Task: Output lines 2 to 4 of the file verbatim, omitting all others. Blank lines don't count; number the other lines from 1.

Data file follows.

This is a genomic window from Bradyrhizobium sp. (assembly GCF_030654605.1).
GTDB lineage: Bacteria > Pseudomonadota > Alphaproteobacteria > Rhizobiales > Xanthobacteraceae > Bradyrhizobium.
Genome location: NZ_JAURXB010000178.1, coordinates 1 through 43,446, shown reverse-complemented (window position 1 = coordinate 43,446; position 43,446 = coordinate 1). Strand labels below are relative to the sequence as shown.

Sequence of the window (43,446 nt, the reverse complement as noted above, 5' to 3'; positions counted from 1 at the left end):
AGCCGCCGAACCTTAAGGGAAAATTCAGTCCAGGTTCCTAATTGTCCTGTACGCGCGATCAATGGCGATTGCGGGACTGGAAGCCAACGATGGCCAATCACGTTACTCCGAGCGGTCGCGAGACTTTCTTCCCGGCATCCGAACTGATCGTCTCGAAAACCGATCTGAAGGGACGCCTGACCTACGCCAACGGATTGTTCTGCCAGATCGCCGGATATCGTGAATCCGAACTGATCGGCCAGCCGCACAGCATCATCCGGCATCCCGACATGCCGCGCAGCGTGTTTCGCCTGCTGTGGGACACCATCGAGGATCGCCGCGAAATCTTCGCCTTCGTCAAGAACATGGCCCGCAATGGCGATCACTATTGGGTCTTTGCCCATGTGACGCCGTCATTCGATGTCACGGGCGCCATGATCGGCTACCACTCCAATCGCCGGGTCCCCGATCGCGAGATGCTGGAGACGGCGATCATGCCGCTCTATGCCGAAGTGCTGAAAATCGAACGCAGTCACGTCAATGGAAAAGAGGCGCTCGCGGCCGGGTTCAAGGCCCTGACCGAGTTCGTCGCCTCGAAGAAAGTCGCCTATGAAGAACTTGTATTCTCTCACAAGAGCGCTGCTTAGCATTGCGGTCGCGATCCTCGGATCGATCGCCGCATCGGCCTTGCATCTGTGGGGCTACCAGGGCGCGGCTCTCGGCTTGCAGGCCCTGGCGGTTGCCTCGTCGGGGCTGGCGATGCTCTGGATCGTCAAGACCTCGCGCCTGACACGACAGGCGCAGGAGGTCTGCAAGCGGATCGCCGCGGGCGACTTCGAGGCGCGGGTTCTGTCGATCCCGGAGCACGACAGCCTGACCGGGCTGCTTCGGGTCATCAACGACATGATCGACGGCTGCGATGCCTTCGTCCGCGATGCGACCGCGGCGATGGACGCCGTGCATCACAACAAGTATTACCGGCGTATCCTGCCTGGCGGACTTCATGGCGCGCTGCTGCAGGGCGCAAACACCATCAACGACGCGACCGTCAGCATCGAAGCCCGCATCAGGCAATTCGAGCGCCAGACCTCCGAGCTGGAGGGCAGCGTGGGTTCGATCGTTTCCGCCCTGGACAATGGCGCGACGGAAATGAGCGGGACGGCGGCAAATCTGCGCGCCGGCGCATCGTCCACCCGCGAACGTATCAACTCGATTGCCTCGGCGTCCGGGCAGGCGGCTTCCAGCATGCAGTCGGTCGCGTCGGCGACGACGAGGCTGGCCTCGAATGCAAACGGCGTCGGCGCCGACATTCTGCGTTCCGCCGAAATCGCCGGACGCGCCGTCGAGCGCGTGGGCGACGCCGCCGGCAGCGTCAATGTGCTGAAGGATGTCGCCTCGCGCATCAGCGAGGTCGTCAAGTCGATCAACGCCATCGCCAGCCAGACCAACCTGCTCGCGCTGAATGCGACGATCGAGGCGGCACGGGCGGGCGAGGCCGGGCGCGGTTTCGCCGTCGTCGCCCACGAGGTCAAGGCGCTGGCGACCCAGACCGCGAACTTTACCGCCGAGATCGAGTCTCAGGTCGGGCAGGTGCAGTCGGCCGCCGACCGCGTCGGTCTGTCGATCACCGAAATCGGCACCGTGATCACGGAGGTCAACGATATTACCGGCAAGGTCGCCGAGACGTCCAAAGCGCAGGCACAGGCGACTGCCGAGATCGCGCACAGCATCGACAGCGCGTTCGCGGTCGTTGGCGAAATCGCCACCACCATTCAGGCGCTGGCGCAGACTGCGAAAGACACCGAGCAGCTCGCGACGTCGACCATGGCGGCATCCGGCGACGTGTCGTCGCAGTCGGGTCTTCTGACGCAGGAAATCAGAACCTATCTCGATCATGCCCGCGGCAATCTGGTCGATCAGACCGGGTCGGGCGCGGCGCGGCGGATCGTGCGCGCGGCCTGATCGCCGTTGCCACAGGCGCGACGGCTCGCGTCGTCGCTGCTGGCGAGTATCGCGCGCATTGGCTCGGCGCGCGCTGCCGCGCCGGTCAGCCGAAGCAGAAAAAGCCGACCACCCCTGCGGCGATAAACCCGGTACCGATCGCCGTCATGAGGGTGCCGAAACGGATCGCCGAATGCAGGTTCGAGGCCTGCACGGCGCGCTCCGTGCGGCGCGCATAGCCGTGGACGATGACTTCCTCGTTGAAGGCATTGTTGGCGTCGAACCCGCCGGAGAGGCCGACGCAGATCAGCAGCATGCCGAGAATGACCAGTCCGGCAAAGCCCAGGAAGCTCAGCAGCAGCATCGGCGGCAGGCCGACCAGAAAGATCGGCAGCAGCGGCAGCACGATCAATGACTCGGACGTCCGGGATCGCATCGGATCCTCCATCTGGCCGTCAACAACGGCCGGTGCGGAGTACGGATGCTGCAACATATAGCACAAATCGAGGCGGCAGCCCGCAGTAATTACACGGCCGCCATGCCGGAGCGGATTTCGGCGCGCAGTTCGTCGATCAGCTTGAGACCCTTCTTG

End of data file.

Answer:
GTDB lineage: Bacteria > Pseudomonadota > Alphaproteobacteria > Rhizobiales > Xanthobacteraceae > Bradyrhizobium.
Genome location: NZ_JAURXB010000178.1, coordinates 1 through 43,446, shown reverse-complemented (window position 1 = coordinate 43,446; position 43,446 = coordinate 1). Strand labels below are relative to the sequence as shown.

Sequence of the window (43,446 nt, the reverse complement as noted above, 5' to 3'; positions counted from 1 at the left end):